Is there any easy way of finding supremum of the quantity $$\sum_{i,j=1}^n|z_i-z_j|,$$ where $|z_i|=1$ for $1\leq i\leq n$ ? We are considering complex variables of course.

  • $\begingroup$ @PeterHeinig, what's wrong with the sum notation? It looks to me like a sum over $n^2$ terms that turns out to be twice the sum you propose. $\endgroup$
    – LSpice
    Feb 13, 2018 at 22:55
  • $\begingroup$ @LSpice, You are right. One can interpret the sum as $2\sum_{1\leq i<j\leq n}|z_i-z_j|$ I think may be there is an easy way to calculate it, using geometry of the Euclidean plane and symmetry. $\endgroup$
    – Mathbuff
    Feb 14, 2018 at 13:33

1 Answer 1


The following argument appears on p.156 of

L. Fejes Toth, Regular figures, A Pergamon Press Book, The Macmillan Co., New York, 1964.

Assume $z_{1},\ldots,z_{n}$ are ordered on the circle and let $S=\sum_{1\leq i<j\leq n}|z_{i}-z_{j}|$. Let also, $$s_{k}=\sum_{i=1}^{n}|z_{i}-z_{i+k}|=2\sum_{i=1}^{n}\sin\frac12\widehat{z_{i}z}_{i+k}, $$ for $k$ an integer between 1 and $n-1$, and with the convention that $z_{n+j}=z_{j}$. Since the function $\sin(x)$ is concave for $0\leq x\leq\pi$ and $0\leq\frac12\widehat{z_{i}z}_{i+k}\leq\pi$, we have $$s_{k}\leq2n\sin\left(\frac{1}{2n}\sum_{i=1}^{n}\widehat{z_{i}z}_{i+k}\right)= 2n\sin\frac{k\pi}{n}.$$ On the other hand, $s_{k}=s_{n-k}$ and if $n$ is even, the sum $s_{n/2}$ contains the distance $|z_{i}-z_{i+\frac{n}{2}}|$ twice. Hence, $2S=\sum_{k=1}^{n-1}s_{k}$, and thus $$S\leq n\sum_{k=1}^{n-1}\sin\frac{k\pi}{n}=n\cot\frac{\pi}{2n}.$$ By strict concavity of the sine function on $(0,\pi)$, equality can only occur when the $n$ points are regularly distributed on the circle (like the $n$-th roots of unity).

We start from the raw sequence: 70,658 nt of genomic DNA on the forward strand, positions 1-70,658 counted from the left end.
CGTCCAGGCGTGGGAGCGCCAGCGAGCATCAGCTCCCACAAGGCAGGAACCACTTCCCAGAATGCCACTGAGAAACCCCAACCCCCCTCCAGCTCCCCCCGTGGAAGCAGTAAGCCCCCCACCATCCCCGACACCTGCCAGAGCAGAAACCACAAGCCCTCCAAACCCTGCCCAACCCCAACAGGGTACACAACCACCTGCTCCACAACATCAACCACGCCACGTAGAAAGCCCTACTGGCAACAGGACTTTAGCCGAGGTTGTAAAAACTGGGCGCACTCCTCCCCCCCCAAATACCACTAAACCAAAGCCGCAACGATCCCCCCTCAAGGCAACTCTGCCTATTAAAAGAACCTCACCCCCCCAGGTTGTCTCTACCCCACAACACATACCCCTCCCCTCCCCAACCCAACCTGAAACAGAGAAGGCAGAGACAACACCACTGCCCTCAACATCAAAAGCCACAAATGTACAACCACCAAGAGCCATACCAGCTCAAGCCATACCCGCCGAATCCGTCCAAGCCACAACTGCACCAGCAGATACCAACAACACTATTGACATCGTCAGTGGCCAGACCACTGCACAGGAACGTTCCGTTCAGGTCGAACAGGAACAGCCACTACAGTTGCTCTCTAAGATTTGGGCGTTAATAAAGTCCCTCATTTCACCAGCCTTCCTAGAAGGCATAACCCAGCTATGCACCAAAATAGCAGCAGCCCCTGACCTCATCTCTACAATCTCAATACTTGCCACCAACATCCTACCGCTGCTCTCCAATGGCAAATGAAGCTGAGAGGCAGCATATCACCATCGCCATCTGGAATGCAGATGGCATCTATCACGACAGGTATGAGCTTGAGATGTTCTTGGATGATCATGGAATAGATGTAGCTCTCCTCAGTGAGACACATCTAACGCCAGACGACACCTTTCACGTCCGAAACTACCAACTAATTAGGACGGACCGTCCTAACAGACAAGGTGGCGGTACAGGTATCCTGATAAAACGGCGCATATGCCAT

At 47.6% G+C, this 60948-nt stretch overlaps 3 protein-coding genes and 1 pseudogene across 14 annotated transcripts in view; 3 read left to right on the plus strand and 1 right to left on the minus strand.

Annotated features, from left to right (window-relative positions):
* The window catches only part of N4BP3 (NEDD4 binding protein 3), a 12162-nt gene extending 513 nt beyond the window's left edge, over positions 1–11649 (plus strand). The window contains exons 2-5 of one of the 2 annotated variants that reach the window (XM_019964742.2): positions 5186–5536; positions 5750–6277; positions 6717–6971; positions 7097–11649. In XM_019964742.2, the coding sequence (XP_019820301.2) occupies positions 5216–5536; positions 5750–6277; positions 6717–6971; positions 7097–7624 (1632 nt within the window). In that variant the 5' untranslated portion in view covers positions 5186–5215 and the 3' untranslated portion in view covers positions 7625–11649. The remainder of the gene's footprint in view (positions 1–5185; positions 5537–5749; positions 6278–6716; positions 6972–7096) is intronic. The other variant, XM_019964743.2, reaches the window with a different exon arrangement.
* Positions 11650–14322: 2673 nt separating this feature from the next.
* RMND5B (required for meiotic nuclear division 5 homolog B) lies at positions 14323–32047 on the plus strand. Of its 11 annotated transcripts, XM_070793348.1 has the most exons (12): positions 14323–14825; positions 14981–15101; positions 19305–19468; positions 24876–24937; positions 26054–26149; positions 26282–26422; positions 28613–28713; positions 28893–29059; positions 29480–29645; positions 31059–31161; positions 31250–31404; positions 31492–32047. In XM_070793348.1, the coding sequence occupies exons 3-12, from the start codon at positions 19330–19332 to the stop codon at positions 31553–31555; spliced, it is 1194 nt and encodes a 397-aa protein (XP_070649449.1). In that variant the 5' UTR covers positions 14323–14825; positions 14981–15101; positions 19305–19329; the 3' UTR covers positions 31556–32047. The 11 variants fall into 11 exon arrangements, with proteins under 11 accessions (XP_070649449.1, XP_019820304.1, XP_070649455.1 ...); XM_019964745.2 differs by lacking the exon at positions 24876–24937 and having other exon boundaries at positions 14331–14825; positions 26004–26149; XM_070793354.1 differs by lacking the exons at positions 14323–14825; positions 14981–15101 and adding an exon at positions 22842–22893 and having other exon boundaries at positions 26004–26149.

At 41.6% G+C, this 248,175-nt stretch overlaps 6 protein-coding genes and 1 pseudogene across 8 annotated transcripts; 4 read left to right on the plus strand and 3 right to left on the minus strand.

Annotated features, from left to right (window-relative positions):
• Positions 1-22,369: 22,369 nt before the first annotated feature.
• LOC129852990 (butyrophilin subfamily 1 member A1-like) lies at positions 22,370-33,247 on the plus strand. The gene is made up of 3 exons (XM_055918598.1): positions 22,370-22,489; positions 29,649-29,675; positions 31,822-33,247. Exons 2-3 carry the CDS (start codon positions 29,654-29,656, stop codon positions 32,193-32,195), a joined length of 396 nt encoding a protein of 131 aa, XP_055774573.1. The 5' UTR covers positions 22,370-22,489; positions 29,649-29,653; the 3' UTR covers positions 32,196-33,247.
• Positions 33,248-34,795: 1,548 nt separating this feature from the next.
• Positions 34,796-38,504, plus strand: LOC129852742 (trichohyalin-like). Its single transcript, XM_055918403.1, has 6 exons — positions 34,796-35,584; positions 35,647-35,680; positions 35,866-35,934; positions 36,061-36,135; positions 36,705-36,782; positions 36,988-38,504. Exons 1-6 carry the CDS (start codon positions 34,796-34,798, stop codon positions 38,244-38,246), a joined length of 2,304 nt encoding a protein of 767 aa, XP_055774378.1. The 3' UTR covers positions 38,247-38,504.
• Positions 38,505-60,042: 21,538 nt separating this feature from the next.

The following reference may also be of interest,

J.S. Brauchart, D.P. Hardin, E.B. Saff, The Riesz Energy of the $N$-th Roots of Unity: An Asymptotic Expansion for Large $N$, Bull. London Math. Soc. 41 (2009), no. 4, 621-633; arXiv:0808.1291, DOI: 10.1112/blms/bdp034


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